Phedippidations

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Fdip180: From Maintenance Miles to Marathon

To run the 113th Boston Marathon with minimal preparation I have to condition my body for constant and repetitive motion for at least five hours.  What’s more, I must be able to carry the weight of my body on a gradual 16 mile course into Newton Lower Falls, up the hills of Newton and over a goofy little speed-bump, and finally down the other side past mile 22 with as much strength as I have left.

Traditional marathon training programs begin with a base and gradually work up to build strength and endurance, so this training program, more than the race itself, is the real test of how well the maintenance miles I’ve been running can prepare me for a race like the Boston Marathon.

Boston is more than just a race, and my efforts in these five weeks will be exhausting, painful, time consuming and demanding: but that’s what I’m compelled to do…and if there is such a thing as a siren song from the island of Sirenum Scopuli…the song I hear is coming from Hopkinton Massachusetts and I can’t help but show up on Patriots Day, ready to run as best I can.

Show Links:
http://www.the22miler.blogspot.com
http://www.worldwidefestivalofraces.com
http://www.mountain-top.org
Fdip Blog of the Week: http://sotallytoberrunning.blogspot.com/
Featured http://www.runningpodcasts.org PodCast: Early Morning Runner
“A Cautionary Tail” by Matthew Ebel at http://www.matthewebel.com

Direct download: Fdip180.mp3
Category:Topic -- posted at: 12:00am EDT

Fdip179: Morning Runs

Despite the scientific rational to the contrary, running in the morning as opposed to other times in the day has many personal benefits which may not seem obvious.  We are human beings, called to embrace each day with a vigor and enthusiasm that demands hard work and strenuous effort.  We are good animals, moving across the planets surface with purpose and power from the moment the sun rises over the horizon to enlighten our day.  We are runners, and the world is our race course: and once they turn on the lights with the rising of that big yellow star in the sky, it’s time to start the whole human race.

Show Links:
http://myhealthychallenge.wordpress.com
http://theextramilepodcast.com
http://www.worldwidefestivalofraces.com
http://en.wikipedia.org/wiki/Steve_Runner
http://sqpn.com/2009/02/25/the-sqpn-giving-campaign-2009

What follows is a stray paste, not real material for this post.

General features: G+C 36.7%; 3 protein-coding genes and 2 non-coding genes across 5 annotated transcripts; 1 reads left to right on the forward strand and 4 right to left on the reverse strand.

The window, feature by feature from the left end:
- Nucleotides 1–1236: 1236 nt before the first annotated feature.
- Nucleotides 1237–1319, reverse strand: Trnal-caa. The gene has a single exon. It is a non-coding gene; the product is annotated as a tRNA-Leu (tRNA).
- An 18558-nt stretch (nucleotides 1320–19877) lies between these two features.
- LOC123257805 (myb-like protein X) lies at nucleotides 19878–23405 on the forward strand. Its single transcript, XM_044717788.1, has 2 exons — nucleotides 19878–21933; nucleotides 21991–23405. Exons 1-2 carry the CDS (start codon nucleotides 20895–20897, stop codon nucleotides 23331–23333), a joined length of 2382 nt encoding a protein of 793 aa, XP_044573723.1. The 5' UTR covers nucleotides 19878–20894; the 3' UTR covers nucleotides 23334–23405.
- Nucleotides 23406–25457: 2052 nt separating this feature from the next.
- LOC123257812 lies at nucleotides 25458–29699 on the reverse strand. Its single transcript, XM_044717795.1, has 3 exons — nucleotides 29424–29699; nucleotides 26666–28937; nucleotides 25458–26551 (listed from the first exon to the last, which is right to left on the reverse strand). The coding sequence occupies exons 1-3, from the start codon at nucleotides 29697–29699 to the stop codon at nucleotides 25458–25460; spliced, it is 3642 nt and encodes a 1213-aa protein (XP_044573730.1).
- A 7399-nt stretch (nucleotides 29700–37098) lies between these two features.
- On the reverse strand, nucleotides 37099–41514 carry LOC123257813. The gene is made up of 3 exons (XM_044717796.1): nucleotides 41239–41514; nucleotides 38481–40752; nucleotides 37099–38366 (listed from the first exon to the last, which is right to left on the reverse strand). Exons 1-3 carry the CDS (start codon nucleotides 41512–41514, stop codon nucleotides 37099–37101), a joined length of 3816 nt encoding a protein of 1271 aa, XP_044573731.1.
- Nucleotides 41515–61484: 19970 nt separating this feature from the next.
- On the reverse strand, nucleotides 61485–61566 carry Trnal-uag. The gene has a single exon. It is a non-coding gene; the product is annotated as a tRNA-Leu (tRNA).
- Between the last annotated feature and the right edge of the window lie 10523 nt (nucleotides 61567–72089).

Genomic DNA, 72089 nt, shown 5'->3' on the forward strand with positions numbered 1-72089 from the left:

Fdip Blog of the Week: http://runningteamflash.com 
Featured http://www.runningpodcasts.org PodCast: The Quad Cast
“Crazy in the Morning” by Brene Wilson at http://www.brenewilson.com

Direct download: Fdip179.mp3
Category:general -- posted at: 12:00am EDT

Fdip178: All in Stride

The phrase “Taking it all in stride” means to get all you can get within a single step.  As runners, we have a special appreciation for longer, stronger strides in that they ensure faster speeds on the open road, and combined with more frequent strides, can turn our back and middle of the pack efforts into something closer to the front.  When we train, we are already prepared and pre-conditioned to expect speed work and strength work, long runs and the building on endurance: but within those efforts we also need to focus and dedicate ourselves to improving the quality of our natural strides…because it is in doing so that we improve our efficiency and speed in races and on the road.

Show Links:
http://theextramilepodcast.com
http://www.worldwidefestivalofraces.com
Fdip Blog of the Week: http://runningteamflash.com 
Featured http://www.runningpodcasts.org PodCast: Dirt Dawgs Rambling Diatribe Podcast
“Highway Run” by Charlie Wheeler Band http://www.charliewheelerband.com

Direct download: Fdip178.mp3
Category:Topic -- posted at: 12:00am EDT

Fdip177: The Winning Bug by Jackson Scholz

This week I present for you the short story “The Winning Bug” written by Jackson Volney Scholz also known as the “New York Thunderbolt”. 

Jackson Scholz was an American track and field athlete who specialized in the sprint, was born in 1897 and died on October 26th, 1986.

In the 1920s, he became the first person to appear in an Olympic sprint final in three different Olympic Games. He won the gold in Antwerp for the American 4x100 meter relay, he won the silver in the 100m race in the 1924 Paris games, losing to Britains Harold Abrahams as depicted in the movie Chariots of Fire, and he won the gold in those games in the 200 meter race.  He also ran in the 1928 games in Amsterdam, finishing 4th in the 200 meters.

After his running career had ended, Jackson Scholz became well known for his writing, and today I’m going to read you one of his best short stories, an excellent first reading for what I intend to have as an ongoing feature of this podcast. “The Winning Bug”.

Show Links:

http://www.the22miler.blogspot.com

Fdip Blog of the Week: http://mwrunfar.blogspot.com

 “Winners” by Solare  http://www.solare3.net

Direct download: Fdip177.mp3
Category:Story -- posted at: 12:00am EDT

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